James Farm produces a fierce groove from a variety of styles
Asked post-show about the story behind the group’s name, James Farm’s tenor saxophonist Joshua Redman said, “You have to ask Eric.’’ That’s drummer Eric Harland, who shrugged and replied, “It’s just a name.’’ But it’s really more than that; it signifies the fifth entity emerging from this collaboration between four superb musicians: Redman, Harland, pianist Aaron Parks, and bassist Matt Penman, all established or rising stars in their own right.
While their acoustic instrumentation, virtuosity, and improvisational brio scream jazz, their music displays influences from all over the map, including classical, rock, ambient, and electronica. James Farm has big ears. And the quartet grooves fiercely. Seemingly the only rhythm they don’t essay is straight-ahead swing.
Friday night, before an enthusiastic, jam-packed Berklee Performance Center audience, James Farm played original compositions drawn from what Redman announced was, “our latest, greatest, and only CD.’’ It’s hard to imagine many of these pieces - more cinematically moody than melodic - being taken up by other performers. But they certainly provide near-perfect launching pads for these particular players.
The opening number, the Penman penned “1981,’’ proved an apt introduction to James Farm’s terrain. Over repetitive piano chords and reggae-reminiscent rhythms, Redman stated the blunt, edgy theme. Harland shifted into backbeat overdrive as Redman’s sax slithered then soared. The temperature cooled for Parks’s almost ambient, echoing piano. A mellow, molasses-slow Redman returned, to Harland’s rattlesnake rim-shots. As the saxophone solo ramped up, the band gradually established a rhythmically free, almost ritualistic atmosphere.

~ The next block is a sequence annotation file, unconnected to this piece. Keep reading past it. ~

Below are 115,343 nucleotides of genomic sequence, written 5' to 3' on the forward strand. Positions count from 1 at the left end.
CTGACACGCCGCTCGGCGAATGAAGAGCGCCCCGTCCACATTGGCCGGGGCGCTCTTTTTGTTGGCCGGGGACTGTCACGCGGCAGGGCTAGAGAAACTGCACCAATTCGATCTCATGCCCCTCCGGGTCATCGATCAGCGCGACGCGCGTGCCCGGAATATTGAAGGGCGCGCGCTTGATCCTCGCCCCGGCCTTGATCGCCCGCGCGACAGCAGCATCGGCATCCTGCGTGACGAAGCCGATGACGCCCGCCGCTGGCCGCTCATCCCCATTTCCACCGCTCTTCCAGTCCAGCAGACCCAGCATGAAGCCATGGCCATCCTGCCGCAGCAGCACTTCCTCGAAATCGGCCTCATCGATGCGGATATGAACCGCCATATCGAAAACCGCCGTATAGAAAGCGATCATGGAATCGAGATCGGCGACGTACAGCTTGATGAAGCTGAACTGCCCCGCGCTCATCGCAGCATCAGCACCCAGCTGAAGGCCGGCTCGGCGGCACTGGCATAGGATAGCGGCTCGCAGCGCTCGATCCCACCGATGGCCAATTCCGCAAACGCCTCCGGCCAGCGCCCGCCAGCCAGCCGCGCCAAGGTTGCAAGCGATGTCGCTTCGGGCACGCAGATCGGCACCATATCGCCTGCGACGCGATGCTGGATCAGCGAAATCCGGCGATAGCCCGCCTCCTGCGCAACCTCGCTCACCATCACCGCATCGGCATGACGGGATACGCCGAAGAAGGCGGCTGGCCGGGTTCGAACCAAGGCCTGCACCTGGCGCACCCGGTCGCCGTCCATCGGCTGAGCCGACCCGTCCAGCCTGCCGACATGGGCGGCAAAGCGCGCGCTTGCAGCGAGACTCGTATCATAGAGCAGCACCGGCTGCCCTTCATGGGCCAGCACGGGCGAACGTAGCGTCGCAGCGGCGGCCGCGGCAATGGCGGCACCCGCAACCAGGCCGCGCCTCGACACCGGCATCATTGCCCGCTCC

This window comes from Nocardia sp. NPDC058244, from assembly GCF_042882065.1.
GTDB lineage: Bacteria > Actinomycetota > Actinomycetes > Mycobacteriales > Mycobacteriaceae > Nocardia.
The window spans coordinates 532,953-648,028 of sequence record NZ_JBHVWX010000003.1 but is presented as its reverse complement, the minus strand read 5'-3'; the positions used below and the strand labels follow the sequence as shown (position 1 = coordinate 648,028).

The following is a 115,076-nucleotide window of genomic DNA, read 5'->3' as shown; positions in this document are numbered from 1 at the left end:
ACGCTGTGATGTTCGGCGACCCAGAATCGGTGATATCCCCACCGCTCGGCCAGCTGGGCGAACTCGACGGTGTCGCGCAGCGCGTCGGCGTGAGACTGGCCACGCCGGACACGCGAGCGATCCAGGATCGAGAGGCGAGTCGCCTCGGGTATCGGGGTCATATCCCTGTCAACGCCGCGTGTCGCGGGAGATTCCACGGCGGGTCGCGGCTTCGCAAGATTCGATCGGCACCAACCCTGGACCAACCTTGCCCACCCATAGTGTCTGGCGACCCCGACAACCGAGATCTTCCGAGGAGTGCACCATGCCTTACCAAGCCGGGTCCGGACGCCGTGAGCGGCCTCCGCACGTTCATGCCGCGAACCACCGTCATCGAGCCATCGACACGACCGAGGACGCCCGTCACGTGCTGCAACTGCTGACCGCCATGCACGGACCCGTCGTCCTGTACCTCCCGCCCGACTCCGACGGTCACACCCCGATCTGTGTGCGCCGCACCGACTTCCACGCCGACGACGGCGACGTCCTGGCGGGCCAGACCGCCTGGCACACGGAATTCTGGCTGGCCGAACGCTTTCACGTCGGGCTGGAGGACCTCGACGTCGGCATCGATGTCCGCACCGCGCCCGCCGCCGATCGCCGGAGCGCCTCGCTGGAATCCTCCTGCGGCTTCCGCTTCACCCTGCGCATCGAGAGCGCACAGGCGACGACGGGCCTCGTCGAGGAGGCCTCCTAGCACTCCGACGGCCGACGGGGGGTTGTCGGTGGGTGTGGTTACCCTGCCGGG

Redman’s “If by Air’’ began with breathy unaccompanied saxophone and built to a compelling 6/8 rhythm beneath the lyrical melody. Penman’s dramatic “Coax’’ featured an insistent ground of bass and tumbling percussion, overlaid with liquid piano and leaping saxophone. Redman’s catchy “Polliwog’’ brought to mind an amalgam of Vince Guaraldi and techno, with a tinge of R&B.
Parks’s reverential waltz, “Bijou,’’ provided a perfect change of pace, featuring a soulful, simpatico piano-sax dialogue. His ominous, chiming “Chronos’’ would make a perfect accompaniment to the peak scene of a tense action movie. The final number, Harland’s “I-10,’’ surely sated those craving more cowbell, as Harland set off an astonishing display of percussive fireworks over a steady cowbell beat, all wrought from his small-looking, big-sounding kit.
A standing ovation brought the band back for an encore: Penman’s pensive “Low Fives,’’ a fine showcase for his rich, woody bass tone and a welcome cool-down from the evening’s preceding pyrotechnics.
Kevin Lowenthal can be reached at email@example.com.